Meanwhile the cardinal was anxiously looking for news from England; but no news arrived, except what was annoying and threatening.

One day when the cardinal, oppressed by mortal weariness of mind, hopeless of the negotiations with the city, without news from England, had gone out with no other aim than to ride, accompanied only by Cahusac and La Houdinière, skirting the beach and mingling the immensity of his dreams with the immensity of the ocean, he came ambling along to a hill, from the top of which he perceived, behind a hedge, reclining on the sand, in the sun so rare at this period of the year, seven men surrounded by empty bottles. Four of these men were our musketeers, preparing to listen to a letter one of them had just received. This letter was so important that it caused them to abandon their cards and their dice on a drumhead.

The other three were occupied in uncorking an enormous demijohn of Collioure wine; they were the gentlemen’s lackeys.

The cardinal was, as we have said, in very low spirits; and when he was in that state of mind, nothing increased his depression so much as gaiety in others. Besides, he had another strange fancy, which was always to believe that the causes of his sadness created the gaiety of others. Making a sign to La Houdinière and Cahusac to stop, he alighted from his horse, and went toward these suspected merry- makers, hoping, by means of the sand which deadened the sound of his steps, and of the hedge which concealed his approach, to catch some words of a conversation which seemed so interesting. Ten paces from the hedge he recognized the Gascon prattle, and as he had already perceived that these men were musketeers, he had no doubt that the three others were those called “the inseparables”—that is to say, Athos, Porthos, and Aramis.

As may well be supposed, his desire to hear the conversation was increased by his discovery. His eyes took on a strange expression, and with the step of a cat he advanced toward the hedge. But he had not been able as yet to make out anything more than vague syllables without any positive sense, when a short, sonorous cry made him start, and attracted the attention of the musketeers.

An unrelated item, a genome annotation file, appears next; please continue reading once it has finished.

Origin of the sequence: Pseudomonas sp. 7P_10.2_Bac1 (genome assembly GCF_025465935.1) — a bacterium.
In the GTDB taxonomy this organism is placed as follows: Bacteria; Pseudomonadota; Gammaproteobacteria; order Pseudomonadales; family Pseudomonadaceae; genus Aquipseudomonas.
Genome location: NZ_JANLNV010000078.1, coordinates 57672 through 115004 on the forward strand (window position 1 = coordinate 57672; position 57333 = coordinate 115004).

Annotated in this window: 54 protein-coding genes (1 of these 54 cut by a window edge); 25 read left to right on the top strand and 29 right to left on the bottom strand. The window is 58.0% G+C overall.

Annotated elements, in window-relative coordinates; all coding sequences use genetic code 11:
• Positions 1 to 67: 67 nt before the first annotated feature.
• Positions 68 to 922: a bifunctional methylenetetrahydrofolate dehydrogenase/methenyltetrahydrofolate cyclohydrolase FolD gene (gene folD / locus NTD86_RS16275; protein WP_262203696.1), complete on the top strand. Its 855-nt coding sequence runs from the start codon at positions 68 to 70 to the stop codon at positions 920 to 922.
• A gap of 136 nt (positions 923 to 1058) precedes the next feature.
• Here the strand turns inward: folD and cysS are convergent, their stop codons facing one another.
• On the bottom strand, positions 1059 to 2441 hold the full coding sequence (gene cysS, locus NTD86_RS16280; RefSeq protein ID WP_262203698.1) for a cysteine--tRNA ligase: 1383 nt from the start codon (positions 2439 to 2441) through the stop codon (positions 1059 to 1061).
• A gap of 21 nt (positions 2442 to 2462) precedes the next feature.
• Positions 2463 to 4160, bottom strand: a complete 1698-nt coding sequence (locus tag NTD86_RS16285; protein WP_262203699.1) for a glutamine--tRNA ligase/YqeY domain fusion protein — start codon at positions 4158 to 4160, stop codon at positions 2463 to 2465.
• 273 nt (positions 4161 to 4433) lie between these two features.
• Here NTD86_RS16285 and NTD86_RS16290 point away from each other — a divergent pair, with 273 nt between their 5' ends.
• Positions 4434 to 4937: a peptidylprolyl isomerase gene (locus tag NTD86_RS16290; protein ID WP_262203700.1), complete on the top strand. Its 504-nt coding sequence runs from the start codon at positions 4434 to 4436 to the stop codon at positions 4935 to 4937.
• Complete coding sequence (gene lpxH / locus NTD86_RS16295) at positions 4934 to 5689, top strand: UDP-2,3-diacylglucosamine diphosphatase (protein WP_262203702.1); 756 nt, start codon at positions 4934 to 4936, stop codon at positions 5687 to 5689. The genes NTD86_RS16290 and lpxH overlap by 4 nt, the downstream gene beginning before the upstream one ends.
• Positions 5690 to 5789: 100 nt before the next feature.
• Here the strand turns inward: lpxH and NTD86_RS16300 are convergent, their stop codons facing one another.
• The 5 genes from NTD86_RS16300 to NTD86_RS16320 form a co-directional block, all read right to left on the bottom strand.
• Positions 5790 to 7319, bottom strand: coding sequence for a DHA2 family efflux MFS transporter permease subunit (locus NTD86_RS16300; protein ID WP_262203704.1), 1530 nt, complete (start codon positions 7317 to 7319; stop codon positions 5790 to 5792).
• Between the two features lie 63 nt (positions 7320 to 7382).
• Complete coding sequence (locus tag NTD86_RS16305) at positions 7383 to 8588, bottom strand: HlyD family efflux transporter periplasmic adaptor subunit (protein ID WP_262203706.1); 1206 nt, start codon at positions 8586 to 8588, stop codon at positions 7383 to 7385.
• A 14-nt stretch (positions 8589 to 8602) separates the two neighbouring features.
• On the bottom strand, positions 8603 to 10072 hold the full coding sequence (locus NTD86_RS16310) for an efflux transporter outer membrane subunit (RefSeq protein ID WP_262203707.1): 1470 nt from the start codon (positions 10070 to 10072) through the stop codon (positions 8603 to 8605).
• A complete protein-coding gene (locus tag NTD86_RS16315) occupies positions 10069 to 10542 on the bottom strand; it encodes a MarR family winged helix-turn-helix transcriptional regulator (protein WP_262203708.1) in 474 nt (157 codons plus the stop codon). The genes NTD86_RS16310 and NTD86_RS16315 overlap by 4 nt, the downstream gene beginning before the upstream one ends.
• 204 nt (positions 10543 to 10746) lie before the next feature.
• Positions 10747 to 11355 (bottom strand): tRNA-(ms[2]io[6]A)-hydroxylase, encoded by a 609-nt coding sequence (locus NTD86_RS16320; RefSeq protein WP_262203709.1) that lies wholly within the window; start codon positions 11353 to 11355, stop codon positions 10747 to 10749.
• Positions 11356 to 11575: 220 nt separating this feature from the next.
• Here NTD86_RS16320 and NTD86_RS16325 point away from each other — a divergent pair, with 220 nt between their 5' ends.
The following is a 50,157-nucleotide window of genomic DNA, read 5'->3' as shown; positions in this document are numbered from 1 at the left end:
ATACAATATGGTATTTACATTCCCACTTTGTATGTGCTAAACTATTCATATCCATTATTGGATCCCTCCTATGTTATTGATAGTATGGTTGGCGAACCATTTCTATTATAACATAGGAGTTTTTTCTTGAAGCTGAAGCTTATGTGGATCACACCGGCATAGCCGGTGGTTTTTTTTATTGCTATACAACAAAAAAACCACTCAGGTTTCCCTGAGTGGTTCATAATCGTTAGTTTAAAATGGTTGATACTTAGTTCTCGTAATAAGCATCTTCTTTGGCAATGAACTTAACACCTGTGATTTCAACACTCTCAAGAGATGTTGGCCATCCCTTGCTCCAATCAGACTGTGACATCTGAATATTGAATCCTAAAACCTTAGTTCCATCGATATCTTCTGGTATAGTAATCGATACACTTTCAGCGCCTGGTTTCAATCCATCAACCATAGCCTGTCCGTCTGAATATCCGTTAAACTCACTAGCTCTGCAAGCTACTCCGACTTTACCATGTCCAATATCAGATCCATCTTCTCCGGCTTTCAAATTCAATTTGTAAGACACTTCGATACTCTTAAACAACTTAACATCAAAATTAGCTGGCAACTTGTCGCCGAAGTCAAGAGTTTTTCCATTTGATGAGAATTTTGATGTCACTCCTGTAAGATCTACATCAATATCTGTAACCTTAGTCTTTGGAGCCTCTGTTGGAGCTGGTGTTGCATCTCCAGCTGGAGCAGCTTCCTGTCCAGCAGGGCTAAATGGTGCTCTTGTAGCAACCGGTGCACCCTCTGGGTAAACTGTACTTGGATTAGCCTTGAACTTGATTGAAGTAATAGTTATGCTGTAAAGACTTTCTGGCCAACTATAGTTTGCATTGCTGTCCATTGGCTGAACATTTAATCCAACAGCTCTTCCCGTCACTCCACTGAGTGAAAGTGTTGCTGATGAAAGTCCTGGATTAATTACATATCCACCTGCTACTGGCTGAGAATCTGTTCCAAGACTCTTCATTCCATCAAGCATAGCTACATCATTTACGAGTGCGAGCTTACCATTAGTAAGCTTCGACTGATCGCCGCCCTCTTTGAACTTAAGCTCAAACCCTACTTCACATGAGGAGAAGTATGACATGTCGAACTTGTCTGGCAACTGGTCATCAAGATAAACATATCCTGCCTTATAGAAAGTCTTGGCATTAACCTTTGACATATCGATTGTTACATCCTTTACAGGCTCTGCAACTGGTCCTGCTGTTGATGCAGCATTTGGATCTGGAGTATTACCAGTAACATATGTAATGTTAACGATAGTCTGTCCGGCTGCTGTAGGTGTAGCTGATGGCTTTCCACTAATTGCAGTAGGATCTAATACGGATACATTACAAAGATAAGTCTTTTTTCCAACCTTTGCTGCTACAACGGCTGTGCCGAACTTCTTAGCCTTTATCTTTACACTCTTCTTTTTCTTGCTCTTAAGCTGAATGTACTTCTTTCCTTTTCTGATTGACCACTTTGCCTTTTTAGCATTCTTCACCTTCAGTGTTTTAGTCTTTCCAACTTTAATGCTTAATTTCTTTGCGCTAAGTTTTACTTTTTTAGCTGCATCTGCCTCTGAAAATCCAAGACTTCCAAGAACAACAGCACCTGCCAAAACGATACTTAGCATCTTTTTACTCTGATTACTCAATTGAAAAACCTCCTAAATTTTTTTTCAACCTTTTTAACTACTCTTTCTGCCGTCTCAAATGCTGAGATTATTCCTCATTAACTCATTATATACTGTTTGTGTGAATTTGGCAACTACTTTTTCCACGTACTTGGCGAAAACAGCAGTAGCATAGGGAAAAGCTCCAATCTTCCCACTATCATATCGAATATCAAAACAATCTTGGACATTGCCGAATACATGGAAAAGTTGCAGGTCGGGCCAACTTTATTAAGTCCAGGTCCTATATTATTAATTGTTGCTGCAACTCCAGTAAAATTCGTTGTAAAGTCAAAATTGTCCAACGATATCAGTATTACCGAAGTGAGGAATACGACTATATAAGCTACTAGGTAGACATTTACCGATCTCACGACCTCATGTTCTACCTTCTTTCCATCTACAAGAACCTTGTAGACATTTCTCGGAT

“Officer!” cried Grimaud.

“I believe you are speaking, you rascal!” said Athos, rising on his elbow, and fascinating Grimaud with his flashing eyes.

Grimaud therefore said not a word more, but contented himself with pointing his index finger at the hedge, signifying by this gesture the presence of the cardinal and his escort.

With a single bound the musketeers were on their feet, and saluted respectfully.

The cardinal seemed furious.

“It seems that the musketeers set sentinels for themselves,” said he. “Are the English expected by land, or do the musketeers consider themselves officers of rank?”

“Monseigneur,” replied Athos, for amidst the general alarm he alone had preserved that calmness and sang froid which never forsook him —“monseigneur, the musketeers, when they are not on duty, or when their duty is over, drink and play at dice, and they are officers of very high rank to their lackeys.”

“Lackeys!” grumbled the cardinal. “Lackeys who are ordered to warn their masters when any one passes are not lackeys; they are sentinels.”

“Your Eminence may perceive that if we had not taken this precaution, we should have been in danger of letting you pass without presenting you our respects, or offering you our thanks for the favour you

  By PanEris using Melati.

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